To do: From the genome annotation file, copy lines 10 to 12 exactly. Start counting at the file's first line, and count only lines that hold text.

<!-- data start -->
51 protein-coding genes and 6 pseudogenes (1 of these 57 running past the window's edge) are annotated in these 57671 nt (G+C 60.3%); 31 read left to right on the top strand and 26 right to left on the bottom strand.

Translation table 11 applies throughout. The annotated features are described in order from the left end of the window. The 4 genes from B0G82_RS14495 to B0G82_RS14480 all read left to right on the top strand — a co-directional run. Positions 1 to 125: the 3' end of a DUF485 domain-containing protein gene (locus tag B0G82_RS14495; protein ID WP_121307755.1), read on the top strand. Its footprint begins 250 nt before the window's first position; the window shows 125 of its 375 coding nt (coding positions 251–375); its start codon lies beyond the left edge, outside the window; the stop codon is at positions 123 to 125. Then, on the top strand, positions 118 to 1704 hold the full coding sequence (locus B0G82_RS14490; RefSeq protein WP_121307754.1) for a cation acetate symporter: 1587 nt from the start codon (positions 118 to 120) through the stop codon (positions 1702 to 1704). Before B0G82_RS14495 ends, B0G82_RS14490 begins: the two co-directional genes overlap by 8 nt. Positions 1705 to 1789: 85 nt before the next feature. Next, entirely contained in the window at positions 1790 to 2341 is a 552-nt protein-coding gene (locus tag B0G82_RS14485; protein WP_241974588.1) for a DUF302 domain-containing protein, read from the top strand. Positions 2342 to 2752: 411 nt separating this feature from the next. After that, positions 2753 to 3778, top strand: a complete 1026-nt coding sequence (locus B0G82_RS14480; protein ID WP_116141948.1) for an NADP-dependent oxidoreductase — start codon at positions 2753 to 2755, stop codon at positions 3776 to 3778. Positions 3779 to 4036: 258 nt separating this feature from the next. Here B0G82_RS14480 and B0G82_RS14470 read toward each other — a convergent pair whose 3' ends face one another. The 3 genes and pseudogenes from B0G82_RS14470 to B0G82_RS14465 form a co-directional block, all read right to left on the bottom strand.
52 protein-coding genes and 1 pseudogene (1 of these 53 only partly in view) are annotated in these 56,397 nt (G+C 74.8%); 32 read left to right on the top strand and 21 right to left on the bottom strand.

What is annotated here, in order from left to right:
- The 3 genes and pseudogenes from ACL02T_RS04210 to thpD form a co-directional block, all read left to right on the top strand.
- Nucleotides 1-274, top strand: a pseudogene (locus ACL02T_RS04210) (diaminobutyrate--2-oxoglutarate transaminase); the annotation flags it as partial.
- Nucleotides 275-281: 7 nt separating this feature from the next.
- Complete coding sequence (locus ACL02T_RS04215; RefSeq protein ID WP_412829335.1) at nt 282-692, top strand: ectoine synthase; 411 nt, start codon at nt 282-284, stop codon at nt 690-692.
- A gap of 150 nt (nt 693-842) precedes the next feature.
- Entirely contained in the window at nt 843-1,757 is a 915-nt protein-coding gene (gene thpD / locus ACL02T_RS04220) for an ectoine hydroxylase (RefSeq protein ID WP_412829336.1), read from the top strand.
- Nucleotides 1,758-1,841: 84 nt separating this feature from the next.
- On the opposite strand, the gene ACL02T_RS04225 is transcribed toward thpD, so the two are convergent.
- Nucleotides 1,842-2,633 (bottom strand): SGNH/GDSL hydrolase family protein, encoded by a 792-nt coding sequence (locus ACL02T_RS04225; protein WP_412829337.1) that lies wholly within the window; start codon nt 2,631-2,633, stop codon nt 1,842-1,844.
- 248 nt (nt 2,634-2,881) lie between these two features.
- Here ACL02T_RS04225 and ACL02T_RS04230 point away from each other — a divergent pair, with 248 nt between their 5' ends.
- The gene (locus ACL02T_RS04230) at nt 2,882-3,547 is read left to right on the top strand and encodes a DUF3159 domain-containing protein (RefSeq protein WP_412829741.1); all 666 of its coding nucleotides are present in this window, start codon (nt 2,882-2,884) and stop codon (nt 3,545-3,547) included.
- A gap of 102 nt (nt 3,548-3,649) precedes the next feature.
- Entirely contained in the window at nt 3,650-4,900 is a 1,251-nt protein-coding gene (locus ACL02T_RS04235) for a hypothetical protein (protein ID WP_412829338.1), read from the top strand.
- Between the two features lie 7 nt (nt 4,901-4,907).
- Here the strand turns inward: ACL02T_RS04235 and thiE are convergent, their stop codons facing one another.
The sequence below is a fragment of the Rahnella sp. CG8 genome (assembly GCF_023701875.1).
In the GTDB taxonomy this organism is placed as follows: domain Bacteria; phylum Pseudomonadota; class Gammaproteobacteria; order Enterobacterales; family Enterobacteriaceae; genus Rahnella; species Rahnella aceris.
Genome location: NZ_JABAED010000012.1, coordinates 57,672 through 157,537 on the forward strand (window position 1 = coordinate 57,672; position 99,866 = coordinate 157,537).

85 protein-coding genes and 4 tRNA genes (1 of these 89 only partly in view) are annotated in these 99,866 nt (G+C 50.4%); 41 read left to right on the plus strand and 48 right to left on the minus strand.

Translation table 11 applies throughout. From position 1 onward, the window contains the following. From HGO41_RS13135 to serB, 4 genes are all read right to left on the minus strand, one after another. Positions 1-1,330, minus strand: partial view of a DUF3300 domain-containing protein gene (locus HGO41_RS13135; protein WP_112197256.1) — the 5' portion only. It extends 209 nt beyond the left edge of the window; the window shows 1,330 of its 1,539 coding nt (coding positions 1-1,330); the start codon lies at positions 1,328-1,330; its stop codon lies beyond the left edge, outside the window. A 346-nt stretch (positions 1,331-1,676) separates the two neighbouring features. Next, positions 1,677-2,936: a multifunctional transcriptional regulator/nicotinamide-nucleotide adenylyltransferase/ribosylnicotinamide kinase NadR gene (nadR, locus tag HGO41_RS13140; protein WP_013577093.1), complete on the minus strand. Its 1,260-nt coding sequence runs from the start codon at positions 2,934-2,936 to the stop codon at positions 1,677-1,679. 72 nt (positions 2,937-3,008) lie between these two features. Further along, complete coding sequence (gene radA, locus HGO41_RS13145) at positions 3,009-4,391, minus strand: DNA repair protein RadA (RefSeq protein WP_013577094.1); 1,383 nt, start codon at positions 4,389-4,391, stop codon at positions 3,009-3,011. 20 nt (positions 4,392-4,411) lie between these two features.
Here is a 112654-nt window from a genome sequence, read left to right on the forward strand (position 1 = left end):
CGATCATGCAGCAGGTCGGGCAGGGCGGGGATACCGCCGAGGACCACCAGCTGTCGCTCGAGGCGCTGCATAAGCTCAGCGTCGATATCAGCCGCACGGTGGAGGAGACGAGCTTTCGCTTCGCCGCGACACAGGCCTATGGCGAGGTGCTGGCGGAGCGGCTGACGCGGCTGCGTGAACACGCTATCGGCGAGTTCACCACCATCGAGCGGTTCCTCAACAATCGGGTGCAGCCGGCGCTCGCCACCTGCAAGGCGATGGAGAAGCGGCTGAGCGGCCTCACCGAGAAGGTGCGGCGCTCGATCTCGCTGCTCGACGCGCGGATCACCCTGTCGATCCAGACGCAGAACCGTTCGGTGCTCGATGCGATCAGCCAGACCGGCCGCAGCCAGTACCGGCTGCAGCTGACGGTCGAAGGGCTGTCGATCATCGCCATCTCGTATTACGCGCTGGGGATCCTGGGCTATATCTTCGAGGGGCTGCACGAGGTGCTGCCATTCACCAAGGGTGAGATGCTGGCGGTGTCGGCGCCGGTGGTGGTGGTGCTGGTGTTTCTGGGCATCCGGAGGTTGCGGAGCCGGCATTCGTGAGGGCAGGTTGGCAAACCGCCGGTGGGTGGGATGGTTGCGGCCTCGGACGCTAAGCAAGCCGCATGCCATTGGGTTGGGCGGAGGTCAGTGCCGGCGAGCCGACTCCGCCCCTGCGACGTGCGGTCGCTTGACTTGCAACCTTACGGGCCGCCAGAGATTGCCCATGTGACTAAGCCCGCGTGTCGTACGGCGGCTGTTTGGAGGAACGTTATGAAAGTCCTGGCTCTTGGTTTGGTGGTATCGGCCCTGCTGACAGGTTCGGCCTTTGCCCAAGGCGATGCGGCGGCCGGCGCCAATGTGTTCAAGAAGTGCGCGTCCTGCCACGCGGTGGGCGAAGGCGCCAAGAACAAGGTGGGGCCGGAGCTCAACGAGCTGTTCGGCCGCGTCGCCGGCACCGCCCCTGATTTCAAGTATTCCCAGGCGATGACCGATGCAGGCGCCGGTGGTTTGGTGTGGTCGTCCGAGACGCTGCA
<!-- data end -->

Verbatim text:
- Entirely contained in the window at nt 843-1,757 is a 915-nt protein-coding gene (gene thpD / locus ACL02T_RS04220) for an ectoine hydroxylase (RefSeq protein ID WP_412829336.1), read from the top strand.
- Nucleotides 1,758-1,841: 84 nt separating this feature from the next.
- On the opposite strand, the gene ACL02T_RS04225 is transcribed toward thpD, so the two are convergent.